Imagine a scenario where you have just come up with a recipe or algorithm to shorten an engineering process be it reduction in time of churning some cream in factory, or optimizing the way a circuit sends signals, etc. I remember telling of you some algorithms that we are to use and enhance • synchronization algorithms (the phone keeps sending data to a database before transferring it over a strong connection to a database/repository) • Multi-modal transfers • Packetization: breaking up large data into segments that are queued up before transfers across packet/cellular networks while using a background service to constantly check for cellular coverage These are all algorithms... we shall initially look at naive algorithms then work our way up to advanced algorithms. Why? Everything from the User interface in a phone to basic phone utilities/services in a development environment are all similar worldwide; we use known design patterns and procedures in development, but what makes a product diﬀerent from the rest? I think you can guess the answer: It’s performance. Performance lies in the design of algorithms and their analysis. Application development steps in my ”sketchy” way: 1. Problem: everything in development starts with a problem that needs a solution 2. Requirements engineering: the next logical step is to analyze that problem which could involve lots of things from surveys, interviews, etc, then draft some kind of document... I think it is called a request for proposal or something like that 3. Design an Information architecture: this is just like designing a user experience; the big question here is to look at the context where this application will be used, and write up stories called user stories about how the experience should proceed.... (isn’t that an algorithm?) 4. Build a prototype: building this also requires another analysis and requirements gathering stage... it is not wise to do every requirement gathering as a fast step... in my own opinion I prefer that you iteratively gather requirements from your user and add features to every 3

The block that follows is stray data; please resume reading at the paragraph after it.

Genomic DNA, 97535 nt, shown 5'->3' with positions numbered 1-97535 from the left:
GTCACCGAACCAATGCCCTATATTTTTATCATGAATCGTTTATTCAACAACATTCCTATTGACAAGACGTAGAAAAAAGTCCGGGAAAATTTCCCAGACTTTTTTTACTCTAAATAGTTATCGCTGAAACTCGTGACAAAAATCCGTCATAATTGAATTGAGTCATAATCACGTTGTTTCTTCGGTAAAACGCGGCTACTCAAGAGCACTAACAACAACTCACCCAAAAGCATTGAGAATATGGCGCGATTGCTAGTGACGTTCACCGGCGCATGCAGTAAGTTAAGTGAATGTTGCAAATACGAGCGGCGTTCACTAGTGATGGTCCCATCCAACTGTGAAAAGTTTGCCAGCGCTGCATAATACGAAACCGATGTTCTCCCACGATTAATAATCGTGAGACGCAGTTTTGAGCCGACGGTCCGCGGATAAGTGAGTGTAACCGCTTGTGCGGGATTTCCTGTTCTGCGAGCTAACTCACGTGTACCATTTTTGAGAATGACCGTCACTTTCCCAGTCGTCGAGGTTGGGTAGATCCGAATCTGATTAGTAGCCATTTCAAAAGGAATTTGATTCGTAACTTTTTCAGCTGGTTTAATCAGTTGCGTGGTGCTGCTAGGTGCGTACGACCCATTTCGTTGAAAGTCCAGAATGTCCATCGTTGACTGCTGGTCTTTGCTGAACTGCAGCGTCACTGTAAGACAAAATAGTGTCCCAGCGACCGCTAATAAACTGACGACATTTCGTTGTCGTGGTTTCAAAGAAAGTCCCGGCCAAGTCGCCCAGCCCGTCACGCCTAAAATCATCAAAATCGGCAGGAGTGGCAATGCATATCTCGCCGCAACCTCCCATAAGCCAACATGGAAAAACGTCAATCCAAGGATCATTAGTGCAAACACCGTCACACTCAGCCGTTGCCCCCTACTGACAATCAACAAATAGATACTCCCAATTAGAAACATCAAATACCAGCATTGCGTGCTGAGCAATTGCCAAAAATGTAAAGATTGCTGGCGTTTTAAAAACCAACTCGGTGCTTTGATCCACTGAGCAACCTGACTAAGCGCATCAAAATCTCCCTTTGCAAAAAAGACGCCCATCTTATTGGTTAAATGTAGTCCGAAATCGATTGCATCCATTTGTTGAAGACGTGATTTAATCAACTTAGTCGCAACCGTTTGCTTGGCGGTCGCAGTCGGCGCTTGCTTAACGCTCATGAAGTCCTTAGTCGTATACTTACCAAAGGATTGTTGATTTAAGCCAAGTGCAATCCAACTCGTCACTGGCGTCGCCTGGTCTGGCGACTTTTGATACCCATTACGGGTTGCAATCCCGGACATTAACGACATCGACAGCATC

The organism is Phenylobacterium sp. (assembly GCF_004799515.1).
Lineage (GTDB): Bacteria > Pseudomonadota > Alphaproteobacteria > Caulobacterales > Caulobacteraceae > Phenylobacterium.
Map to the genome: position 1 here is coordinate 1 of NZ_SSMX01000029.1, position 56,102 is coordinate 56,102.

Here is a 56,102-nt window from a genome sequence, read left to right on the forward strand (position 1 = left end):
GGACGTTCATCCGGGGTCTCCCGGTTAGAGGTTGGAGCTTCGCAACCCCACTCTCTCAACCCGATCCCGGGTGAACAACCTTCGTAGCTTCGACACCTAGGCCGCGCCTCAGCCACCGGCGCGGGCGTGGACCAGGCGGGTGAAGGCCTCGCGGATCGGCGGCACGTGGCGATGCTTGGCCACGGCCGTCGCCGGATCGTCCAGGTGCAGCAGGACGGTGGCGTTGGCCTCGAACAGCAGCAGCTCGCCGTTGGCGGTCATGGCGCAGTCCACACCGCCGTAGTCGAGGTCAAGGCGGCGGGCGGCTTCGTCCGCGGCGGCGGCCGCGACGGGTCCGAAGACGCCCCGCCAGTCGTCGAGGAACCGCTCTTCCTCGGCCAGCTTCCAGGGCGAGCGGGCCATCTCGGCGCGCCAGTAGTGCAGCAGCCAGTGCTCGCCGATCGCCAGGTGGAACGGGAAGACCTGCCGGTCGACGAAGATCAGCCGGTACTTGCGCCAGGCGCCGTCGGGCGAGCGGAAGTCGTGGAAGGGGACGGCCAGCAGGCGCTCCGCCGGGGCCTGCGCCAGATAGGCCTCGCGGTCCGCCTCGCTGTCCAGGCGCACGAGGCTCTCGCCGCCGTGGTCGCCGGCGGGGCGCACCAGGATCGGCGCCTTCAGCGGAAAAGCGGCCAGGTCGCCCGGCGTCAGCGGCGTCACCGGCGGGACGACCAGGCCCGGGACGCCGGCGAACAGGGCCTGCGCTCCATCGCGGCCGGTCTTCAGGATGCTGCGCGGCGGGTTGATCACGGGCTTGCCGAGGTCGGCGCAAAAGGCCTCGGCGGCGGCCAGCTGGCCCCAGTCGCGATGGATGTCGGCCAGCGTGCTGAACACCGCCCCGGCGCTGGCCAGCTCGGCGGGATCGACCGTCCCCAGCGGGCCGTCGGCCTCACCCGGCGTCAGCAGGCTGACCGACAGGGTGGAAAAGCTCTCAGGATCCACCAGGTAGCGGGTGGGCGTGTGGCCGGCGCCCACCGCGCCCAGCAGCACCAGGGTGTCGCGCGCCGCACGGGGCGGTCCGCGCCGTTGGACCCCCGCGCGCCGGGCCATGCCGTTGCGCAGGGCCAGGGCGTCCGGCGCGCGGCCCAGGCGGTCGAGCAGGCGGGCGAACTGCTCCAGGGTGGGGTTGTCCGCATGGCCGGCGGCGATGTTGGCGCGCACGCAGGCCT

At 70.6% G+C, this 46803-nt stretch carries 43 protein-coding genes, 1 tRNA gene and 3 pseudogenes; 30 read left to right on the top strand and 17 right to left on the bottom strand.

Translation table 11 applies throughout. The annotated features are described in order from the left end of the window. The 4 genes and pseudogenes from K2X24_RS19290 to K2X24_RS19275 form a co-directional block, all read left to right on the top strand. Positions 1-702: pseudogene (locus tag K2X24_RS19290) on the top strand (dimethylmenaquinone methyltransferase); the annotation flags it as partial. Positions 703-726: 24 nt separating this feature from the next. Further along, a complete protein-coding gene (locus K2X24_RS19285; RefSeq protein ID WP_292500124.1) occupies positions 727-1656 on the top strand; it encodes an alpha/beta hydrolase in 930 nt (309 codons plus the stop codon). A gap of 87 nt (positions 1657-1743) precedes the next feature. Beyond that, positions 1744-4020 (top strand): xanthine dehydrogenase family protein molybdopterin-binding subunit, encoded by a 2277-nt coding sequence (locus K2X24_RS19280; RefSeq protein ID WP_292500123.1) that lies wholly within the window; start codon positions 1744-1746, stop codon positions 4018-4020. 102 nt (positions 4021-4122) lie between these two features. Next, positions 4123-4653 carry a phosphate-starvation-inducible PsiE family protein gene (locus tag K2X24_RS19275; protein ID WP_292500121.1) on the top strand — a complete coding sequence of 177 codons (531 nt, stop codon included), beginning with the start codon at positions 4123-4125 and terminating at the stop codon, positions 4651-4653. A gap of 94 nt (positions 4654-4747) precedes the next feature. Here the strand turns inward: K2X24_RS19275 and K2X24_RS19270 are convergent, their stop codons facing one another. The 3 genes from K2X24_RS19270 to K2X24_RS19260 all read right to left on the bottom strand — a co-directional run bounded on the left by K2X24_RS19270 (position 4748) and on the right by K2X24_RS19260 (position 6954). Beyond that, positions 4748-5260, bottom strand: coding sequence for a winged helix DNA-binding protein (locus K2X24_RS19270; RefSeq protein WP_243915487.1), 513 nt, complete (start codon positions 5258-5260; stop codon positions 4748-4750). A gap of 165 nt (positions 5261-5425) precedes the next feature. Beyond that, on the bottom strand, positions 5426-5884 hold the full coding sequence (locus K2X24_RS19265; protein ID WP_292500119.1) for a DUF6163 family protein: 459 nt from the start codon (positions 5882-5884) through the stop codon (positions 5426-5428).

stage of development or/and product... here you actually meet the tech needs... like what kind of networks is your app going to work on, how is it going to send data upstream2 , how is the app going to use the phone’s resources to connect to a service, etc 5. A step inside every other step: this is a crucial step... it happens in the previous steps too and designs it’s own bullet point :) Documentation is what makes the product... so within every step we document everything from our source to other scraps of paper we might be using 6. The forever loop: every product isn’t 100% eﬃcient... we shall always keep reﬁning the existing application... and if the worst case is to come, create it from scratch... 7. Next step is... Go to step one! What is the complexity this section is about? This section is about how you determine the eﬃciency of an algorithm? Wow! Then what kind of eﬃciency are you talking about?: Well, the eﬃciency could mean speed at which something gets done, it could mean how well limited resources are used (amount of CPU, memory and disk usage). The whole deal is to know whether an algorithm does the right thing the right way when given an input. Generally, complexity is a measure of the amount of a particular resource required to perform a given function.
Complexity of an algorithm is deﬁned in terms of the order of magnitude of the number of operations required to perform a function. • 0(1) denotes a function that runs in constant time • O(n) denotes a function that runs in linear time • O(n2 ) denotes a function that runs in quadratic time • O(log n) denotes a function that runs in logarithmic time • O(n log n) denotes a function that runs in time proportional to the size of the problem and the logarithmic time • O(n!) denotes a function that runs in factorial time • etc.
this means sending data to a server